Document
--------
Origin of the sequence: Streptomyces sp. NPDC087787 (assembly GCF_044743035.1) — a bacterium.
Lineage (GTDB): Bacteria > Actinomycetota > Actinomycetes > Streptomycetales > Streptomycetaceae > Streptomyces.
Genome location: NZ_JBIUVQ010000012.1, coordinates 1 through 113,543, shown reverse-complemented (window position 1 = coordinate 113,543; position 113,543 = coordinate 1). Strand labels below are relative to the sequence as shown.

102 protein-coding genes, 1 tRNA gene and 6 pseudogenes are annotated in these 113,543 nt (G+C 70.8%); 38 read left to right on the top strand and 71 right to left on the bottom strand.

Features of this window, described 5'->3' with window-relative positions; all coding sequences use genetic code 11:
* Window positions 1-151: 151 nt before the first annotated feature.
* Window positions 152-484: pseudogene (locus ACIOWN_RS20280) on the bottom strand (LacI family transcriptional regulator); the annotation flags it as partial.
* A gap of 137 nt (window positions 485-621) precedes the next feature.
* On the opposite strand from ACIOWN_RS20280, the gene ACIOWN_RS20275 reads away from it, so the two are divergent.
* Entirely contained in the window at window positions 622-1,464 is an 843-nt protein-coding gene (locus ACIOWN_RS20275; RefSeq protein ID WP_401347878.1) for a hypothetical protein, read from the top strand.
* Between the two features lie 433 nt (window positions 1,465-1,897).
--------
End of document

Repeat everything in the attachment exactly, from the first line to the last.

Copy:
Origin of the sequence: Streptomyces sp. NPDC087787 (assembly GCF_044743035.1) — a bacterium.
Lineage (GTDB): Bacteria > Actinomycetota > Actinomycetes > Streptomycetales > Streptomycetaceae > Streptomyces.
Genome location: NZ_JBIUVQ010000012.1, coordinates 1 through 113,543, shown reverse-complemented (window position 1 = coordinate 113,543; position 113,543 = coordinate 1). Strand labels below are relative to the sequence as shown.

102 protein-coding genes, 1 tRNA gene and 6 pseudogenes are annotated in these 113,543 nt (G+C 70.8%); 38 read left to right on the top strand and 71 right to left on the bottom strand.

Features of this window, described 5'->3' with window-relative positions; all coding sequences use genetic code 11:
* Window positions 1-151: 151 nt before the first annotated feature.
* Window positions 152-484: pseudogene (locus ACIOWN_RS20280) on the bottom strand (LacI family transcriptional regulator); the annotation flags it as partial.
* A gap of 137 nt (window positions 485-621) precedes the next feature.
* On the opposite strand from ACIOWN_RS20280, the gene ACIOWN_RS20275 reads away from it, so the two are divergent.
* Entirely contained in the window at window positions 622-1,464 is an 843-nt protein-coding gene (locus ACIOWN_RS20275; RefSeq protein ID WP_401347878.1) for a hypothetical protein, read from the top strand.
* Between the two features lie 433 nt (window positions 1,465-1,897).